If you had told me a few years ago that I would be involved in running a yoga studio, I would have laughed. I never wanted that kind of responsibility. I have seen too many solid yoga teachers losing it when confronted with financial pressure. It messes with your head.

My naive former self

About five years ago I was teaching a regular class at a local yoga studio. One day the owner sat me down and told me she was going to cancel my class.

I was confused and disappointed because I knew the flimsy reasons she was giving me could not be the truth. I also took it too personally. I thought it was bad press for my teaching. Yes, it was true the attendance had been low, but wouldn't she give me a little more time than a few months to grow the class?

Today I understand that it was a pure business decision. She couldn't justify to keep paying with those numbers. From a business perspective it was only reasonable to take the class off the schedule.

Back then, of course, I couldn't see it that way. I was sullen and hurt. I protected myself by being condescending. I told myself and others that this person couldn't be a real yogi. A yogi would know that things need time to evolve. You need to trust and surrender and give people another chance.

Inner conflict

Today I understand that yes, you have to trust and surrender, but that's not enough to keep a yoga studio in business. Or have you ever tried telling your accountant they need to trust and surrender? I now regret this naive reaction of my younger self.

They say you should never judge until you have walked a mile in someone else's shoes. About a year ago I was handed these particular shoes. I became a partner in one of the largest yoga studios in town.

It seemed like a good time in my life to take on more responsibility, but I still had no idea what it involved.

In the past I had always observed the inner conflict of teachers who own the place in which they teach. I didn't want that. I was afraid I would end up sitting at the front of the class counting bodies and figuring out how much money the studio was making with that particular class. Not exactly what you'd want your yoga teacher with the welcoming smile to think while you roll out your mat, right?

A fine line

But that's the sticking point: Yoga teachers are expected to always be calm, serene and compassionate. Business, however, may require you to be outspoken and to have your own best interest at heart. Sometimes you have to draw a line. Sometimes you have to say to a student: “I'm sorry your class package expired three months ago. I can't renew it, you will have to get a new one.”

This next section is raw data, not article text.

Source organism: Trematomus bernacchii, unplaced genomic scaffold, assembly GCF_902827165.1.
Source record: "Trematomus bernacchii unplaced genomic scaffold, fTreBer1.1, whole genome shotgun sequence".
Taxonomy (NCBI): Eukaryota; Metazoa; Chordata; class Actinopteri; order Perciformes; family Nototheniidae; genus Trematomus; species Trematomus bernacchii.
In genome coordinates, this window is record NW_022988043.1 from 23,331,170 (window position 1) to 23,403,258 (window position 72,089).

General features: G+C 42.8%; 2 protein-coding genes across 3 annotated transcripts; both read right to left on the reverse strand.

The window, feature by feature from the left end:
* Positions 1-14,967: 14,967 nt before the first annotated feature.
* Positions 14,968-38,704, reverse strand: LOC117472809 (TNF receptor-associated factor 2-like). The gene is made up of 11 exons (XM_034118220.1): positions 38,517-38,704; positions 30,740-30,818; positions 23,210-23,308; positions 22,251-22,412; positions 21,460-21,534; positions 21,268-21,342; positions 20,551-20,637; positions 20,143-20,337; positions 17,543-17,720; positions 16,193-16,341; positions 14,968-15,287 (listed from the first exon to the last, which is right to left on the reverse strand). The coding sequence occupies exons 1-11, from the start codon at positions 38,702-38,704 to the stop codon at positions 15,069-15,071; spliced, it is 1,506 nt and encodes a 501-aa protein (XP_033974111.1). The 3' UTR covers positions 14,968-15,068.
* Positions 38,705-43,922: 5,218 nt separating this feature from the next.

Having to be a business person can mess with a yoga teacher's head. One minute you're accepting money for your class and the next minute you take the teacher's seat and deliver a nice dharma talk on life's abundance and selfless service.

And yet, as a business you have to have rules and you have to ask people to kindly respect these rules. Otherwise you eventually will have to shut down the place because you couldn't pay rent. And that won't make anyone happy either.

The thing is, I don't think there is actually a paradox. I refuse to believe that yoga and business don't go together. Why shouldn't it be possible to reconcile being kind-hearted and business-minded at the same time? Why can't we be outspoken and compassionate at the same time? It is my deep inner conviction that you can say and do anything with love.

Running a business is a bit like being head of the family. You want to take care of your employees and clients, as if they were your children. You want to see them happy.

Sometimes you have to be strict and you have to say no. As any parent knows, that won't make you popular. But in hindsight, it may make sense.

And yes, it is a fine line. When you try to balance, you're bound to fall. That doesn't mean I will stop trying.